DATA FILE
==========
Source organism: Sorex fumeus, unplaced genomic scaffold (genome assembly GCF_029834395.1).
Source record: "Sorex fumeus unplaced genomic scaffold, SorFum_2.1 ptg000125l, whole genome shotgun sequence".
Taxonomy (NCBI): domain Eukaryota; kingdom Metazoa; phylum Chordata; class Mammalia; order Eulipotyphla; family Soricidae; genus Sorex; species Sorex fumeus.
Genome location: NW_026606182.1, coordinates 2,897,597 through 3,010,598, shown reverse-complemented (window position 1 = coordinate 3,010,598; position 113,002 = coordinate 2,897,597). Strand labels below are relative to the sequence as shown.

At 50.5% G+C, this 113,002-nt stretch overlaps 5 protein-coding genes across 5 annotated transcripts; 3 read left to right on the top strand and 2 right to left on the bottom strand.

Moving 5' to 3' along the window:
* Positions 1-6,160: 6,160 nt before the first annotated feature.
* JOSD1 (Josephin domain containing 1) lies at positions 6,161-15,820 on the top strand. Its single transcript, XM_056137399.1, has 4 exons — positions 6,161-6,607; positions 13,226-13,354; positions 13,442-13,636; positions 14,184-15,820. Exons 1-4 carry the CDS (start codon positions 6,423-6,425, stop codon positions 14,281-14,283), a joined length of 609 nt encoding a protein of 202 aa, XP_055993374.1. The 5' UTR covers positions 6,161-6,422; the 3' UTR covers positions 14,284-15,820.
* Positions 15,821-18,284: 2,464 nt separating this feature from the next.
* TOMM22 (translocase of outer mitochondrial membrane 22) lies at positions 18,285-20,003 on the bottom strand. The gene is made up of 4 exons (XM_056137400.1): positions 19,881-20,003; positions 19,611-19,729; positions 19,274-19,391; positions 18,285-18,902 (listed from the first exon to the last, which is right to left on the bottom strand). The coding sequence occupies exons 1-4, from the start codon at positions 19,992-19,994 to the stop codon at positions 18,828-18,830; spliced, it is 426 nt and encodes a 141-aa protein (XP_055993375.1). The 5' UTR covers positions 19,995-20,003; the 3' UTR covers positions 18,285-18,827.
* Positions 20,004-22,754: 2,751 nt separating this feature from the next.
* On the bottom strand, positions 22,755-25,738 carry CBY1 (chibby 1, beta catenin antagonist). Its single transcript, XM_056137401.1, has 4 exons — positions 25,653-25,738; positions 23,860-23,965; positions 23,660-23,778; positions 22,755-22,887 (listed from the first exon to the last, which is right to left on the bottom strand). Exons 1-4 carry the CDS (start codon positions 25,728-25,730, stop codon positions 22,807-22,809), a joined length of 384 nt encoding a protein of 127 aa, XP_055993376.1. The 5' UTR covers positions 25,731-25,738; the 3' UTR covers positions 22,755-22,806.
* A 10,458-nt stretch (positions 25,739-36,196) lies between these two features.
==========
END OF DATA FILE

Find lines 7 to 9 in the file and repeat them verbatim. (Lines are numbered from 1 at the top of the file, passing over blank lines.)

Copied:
* Positions 1-6,160: 6,160 nt before the first annotated feature.
* JOSD1 (Josephin domain containing 1) lies at positions 6,161-15,820 on the top strand. Its single transcript, XM_056137399.1, has 4 exons — positions 6,161-6,607; positions 13,226-13,354; positions 13,442-13,636; positions 14,184-15,820. Exons 1-4 carry the CDS (start codon positions 6,423-6,425, stop codon positions 14,281-14,283), a joined length of 609 nt encoding a protein of 202 aa, XP_055993374.1. The 5' UTR covers positions 6,161-6,422; the 3' UTR covers positions 14,284-15,820.
* Positions 15,821-18,284: 2,464 nt separating this feature from the next.